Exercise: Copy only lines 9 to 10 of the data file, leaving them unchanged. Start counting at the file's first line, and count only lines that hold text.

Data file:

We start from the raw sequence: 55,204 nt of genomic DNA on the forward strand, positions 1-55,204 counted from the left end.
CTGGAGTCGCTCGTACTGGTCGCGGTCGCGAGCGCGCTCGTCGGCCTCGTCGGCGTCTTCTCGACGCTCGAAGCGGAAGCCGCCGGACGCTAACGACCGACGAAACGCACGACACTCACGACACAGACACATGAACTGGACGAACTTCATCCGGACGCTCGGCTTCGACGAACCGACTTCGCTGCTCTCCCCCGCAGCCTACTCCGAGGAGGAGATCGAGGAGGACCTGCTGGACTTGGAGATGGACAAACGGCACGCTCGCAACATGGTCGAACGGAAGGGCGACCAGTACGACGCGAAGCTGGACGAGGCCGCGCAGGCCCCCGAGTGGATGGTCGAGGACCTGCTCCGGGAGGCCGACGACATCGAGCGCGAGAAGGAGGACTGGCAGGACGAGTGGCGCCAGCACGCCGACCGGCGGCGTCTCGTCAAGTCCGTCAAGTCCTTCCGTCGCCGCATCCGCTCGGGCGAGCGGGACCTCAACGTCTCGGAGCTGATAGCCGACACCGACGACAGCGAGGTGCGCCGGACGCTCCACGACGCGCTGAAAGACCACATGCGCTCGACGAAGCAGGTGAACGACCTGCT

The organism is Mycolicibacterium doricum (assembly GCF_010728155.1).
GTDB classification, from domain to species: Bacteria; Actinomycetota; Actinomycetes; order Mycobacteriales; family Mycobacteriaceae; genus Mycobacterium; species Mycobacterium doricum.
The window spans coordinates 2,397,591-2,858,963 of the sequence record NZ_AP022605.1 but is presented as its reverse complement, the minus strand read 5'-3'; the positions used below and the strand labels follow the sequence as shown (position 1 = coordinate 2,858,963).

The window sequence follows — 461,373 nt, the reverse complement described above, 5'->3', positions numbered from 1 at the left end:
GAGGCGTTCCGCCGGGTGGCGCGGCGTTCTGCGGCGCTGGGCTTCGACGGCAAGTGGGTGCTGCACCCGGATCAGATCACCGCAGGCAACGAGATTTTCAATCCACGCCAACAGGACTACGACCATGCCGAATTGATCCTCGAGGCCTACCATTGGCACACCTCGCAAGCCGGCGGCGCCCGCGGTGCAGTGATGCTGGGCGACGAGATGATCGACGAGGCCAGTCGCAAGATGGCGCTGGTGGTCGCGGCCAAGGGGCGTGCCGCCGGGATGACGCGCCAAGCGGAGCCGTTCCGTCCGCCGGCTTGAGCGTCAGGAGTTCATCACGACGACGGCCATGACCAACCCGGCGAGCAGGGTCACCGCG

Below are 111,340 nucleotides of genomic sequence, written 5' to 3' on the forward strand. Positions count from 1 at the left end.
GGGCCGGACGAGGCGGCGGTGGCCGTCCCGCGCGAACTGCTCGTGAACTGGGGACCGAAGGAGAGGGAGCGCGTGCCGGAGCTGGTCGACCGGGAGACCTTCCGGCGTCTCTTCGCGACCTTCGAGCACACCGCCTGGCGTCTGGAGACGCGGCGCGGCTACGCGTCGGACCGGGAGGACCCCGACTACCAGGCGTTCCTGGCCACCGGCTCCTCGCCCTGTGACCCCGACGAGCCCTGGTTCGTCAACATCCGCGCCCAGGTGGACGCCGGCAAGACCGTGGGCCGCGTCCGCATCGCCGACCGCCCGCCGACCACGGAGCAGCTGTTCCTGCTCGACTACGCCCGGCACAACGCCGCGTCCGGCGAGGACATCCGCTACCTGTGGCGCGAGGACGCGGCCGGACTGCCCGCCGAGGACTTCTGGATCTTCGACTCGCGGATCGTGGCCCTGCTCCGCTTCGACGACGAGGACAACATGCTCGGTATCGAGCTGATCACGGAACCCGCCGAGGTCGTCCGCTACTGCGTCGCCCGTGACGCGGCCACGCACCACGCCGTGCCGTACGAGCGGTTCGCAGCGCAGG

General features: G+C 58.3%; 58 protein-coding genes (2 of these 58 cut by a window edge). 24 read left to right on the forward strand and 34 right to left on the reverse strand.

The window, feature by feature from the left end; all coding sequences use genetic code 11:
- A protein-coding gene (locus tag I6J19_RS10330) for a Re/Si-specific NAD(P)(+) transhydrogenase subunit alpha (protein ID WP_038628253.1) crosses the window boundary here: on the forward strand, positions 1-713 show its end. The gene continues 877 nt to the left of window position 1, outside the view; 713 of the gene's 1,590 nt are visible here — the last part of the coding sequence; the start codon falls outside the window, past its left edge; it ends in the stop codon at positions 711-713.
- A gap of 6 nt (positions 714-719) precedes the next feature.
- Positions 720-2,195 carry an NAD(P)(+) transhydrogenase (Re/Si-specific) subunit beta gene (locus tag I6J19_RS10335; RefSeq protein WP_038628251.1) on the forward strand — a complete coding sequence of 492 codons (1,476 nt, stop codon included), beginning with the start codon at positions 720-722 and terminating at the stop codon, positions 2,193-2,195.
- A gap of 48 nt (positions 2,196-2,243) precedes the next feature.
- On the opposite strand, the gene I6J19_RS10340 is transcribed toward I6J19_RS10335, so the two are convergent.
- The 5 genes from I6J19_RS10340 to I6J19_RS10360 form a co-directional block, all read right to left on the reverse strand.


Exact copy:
GGGCCGGACGAGGCGGCGGTGGCCGTCCCGCGCGAACTGCTCGTGAACTGGGGACCGAAGGAGAGGGAGCGCGTGCCGGAGCTGGTCGACCGGGAGACCTTCCGGCGTCTCTTCGCGACCTTCGAGCACACCGCCTGGCGTCTGGAGACGCGGCGCGGCTACGCGTCGGACCGGGAGGACCCCGACTACCAGGCGTTCCTGGCCACCGGCTCCTCGCCCTGTGACCCCGACGAGCCCTGGTTCGTCAACATCCGCGCCCAGGTGGACGCCGGCAAGACCGTGGGCCGCGTCCGCATCGCCGACCGCCCGCCGACCACGGAGCAGCTGTTCCTGCTCGACTACGCCCGGCACAACGCCGCGTCCGGCGAGGACATCCGCTACCTGTGGCGCGAGGACGCGGCCGGACTGCCCGCCGAGGACTTCTGGATCTTCGACTCGCGGATCGTGGCCCTGCTCCGCTTCGACGACGAGGACAACATGCTCGGTATCGAGCTGATCACGGAACCCGCCGAGGTCGTCCGCTACTGCGTCGCCCGTGACGCGGCCACGCACCACGCCGTGCCGTACGAGCGGTTCGCAGCGCAGG

General features: G+C 58.3%; 58 protein-coding genes (2 of these 58 cut by a window edge). 24 read left to right on the forward strand and 34 right to left on the reverse strand.